A few days ago, I paid a visit to my doctor. To be literally correct, I didn’t pay for the visit—Medicare did. I see my general practitioner every few months, and this was simply a routine check-up, not much different from bringing in your car every so many miles.
Nothing was particularly bothering me, but I wanted to get my money’s worth (or Medicare’s money), so when the doctor asked me whether I had any questions, I came prepared.
“Doctor, my veins are becoming more visible. What is that about?”
The doctor seemed mildly amused.
“That is what happens when you get older,” he explained. “Look at my arm,” he continued, and there were his veins, looking as unattractive on his arm as my veins looked on mine. There was nothing remotely comforting by what the doctor was telling me. I wanted some kind of magic lotion to make my veins return to where they had been hiding my entire life.
I asked the doctor another question, “My weight has remained the same for the past several years, so why does my stomach look larger?” Again, my doctor seemed amused, and I cannot begin to tell you how gratifying it was to know I was providing him with entertainment.
“My wife has the same problem,” he explained. “You shrink and your stomach gets bigger. That is what happens when you get older.” Again, with the “getting older” routine. Pretty soon, he was going to explain to me that I will eventually die because that is what happens when you get older.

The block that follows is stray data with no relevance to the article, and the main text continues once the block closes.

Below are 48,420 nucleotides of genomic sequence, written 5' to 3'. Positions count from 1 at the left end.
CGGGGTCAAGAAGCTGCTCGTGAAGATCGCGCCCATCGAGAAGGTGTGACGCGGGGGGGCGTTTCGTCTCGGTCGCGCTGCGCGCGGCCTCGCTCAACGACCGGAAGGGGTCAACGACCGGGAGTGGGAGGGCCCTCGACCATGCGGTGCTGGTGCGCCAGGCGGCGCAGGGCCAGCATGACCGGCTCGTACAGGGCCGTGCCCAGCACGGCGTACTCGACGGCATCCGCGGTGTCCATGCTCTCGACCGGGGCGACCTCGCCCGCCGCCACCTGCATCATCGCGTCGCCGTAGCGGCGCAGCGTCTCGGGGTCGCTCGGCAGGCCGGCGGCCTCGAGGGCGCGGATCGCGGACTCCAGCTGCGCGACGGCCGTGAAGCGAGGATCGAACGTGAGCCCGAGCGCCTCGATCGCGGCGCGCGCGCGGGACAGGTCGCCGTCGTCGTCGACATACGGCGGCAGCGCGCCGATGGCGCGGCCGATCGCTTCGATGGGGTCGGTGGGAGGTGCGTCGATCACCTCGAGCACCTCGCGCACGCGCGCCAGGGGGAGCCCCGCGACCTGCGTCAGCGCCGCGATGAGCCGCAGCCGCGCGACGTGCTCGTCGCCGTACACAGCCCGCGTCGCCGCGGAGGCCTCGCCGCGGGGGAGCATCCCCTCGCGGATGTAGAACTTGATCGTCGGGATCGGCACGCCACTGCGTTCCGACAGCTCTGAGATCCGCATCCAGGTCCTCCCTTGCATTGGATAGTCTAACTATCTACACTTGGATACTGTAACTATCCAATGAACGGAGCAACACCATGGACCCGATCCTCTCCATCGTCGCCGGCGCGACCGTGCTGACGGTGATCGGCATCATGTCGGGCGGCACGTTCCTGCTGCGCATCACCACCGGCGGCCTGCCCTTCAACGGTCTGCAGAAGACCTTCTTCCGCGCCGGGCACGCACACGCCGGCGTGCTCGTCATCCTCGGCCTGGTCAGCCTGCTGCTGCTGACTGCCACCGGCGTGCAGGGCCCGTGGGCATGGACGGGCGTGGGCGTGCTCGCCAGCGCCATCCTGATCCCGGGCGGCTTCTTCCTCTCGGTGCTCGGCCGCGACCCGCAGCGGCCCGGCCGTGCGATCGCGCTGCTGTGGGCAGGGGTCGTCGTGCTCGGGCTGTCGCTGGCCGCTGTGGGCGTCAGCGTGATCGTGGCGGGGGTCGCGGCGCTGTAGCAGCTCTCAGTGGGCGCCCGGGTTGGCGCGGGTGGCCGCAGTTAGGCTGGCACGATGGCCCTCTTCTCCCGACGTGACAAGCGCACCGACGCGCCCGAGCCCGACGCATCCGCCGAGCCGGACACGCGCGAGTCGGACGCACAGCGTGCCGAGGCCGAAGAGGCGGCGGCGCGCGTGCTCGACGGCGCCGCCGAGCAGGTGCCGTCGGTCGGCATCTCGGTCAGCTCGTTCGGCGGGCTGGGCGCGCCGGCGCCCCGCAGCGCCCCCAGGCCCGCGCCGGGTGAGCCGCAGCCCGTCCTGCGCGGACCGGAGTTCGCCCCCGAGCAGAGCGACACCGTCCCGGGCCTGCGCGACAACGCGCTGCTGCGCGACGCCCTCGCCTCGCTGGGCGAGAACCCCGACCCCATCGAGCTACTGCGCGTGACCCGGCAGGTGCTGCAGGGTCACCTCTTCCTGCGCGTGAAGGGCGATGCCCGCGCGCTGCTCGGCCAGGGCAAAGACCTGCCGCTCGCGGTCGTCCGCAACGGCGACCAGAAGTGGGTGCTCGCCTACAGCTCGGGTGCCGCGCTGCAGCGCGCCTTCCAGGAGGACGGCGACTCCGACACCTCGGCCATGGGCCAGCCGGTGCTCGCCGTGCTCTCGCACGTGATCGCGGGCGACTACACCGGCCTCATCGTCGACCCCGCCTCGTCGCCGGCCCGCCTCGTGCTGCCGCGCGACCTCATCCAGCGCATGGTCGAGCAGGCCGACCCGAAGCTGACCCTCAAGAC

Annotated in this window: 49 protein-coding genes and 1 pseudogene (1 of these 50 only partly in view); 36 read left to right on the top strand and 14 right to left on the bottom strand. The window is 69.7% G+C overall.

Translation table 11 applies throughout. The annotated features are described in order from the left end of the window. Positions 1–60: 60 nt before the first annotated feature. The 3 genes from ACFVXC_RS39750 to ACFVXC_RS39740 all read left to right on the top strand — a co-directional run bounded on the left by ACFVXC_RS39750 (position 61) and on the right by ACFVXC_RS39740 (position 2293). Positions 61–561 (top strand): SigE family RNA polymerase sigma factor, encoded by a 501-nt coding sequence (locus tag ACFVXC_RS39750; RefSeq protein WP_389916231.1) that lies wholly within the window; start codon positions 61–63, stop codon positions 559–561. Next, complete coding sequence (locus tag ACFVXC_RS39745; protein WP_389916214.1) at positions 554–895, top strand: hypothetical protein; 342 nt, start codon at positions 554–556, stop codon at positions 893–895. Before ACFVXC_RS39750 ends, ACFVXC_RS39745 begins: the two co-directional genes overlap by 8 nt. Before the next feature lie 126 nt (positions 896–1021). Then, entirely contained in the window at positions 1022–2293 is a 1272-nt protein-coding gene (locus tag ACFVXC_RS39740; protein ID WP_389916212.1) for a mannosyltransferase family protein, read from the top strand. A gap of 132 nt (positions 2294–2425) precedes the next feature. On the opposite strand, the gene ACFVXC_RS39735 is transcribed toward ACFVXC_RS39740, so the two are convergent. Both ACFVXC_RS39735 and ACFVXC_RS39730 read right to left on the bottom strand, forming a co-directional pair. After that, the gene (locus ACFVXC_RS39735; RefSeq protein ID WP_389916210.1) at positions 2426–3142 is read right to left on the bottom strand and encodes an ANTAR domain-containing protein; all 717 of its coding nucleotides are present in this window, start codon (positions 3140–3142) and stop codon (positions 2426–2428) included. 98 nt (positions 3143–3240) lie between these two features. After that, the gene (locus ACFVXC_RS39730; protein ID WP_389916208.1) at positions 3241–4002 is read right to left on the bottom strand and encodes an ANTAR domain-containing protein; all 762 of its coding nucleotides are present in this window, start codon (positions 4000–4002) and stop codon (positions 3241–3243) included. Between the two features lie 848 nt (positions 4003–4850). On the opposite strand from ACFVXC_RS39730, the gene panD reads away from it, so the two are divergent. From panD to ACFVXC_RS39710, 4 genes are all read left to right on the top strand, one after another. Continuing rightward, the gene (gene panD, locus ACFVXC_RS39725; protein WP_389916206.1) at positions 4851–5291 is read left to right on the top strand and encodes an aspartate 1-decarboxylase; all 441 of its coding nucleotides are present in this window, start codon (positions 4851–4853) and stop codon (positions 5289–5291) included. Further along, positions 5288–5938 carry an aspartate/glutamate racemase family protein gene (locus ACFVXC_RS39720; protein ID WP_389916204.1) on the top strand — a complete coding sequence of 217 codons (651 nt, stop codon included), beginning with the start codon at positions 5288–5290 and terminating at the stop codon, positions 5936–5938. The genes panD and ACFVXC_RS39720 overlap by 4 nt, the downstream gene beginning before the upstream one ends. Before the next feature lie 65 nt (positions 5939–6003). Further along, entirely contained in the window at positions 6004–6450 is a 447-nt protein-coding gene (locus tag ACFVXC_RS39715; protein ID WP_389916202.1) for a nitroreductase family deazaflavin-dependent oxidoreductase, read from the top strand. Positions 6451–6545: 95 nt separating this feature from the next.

I had entered his office of sound body and mind, but was going to leave with sound body and a troubled mind. Because of my doctor, I was now sorely in need of a psychiatrist who could treat me for depression.
I was convinced things could not get worse but, of course, they did. As the doctor left the examination room, he said, “See you in a few months, Paul.” Had I heard correctly? I think he just called me “Paul.” I have a friend Paul Grisanti, who lives in Malibu, and a brother-in-law Paul, who lives in New Jersey with his wife Debbie. Then there was Paul of Peter, Paul and Mary, and, of course, Paul, who sent a letter to the Corinthians, but I am not a Paul and never have been.
So, what can I possibly say about a doctor who calls me, his patient, “Paul”? I guess you could say that is what happens when your doctor gets older.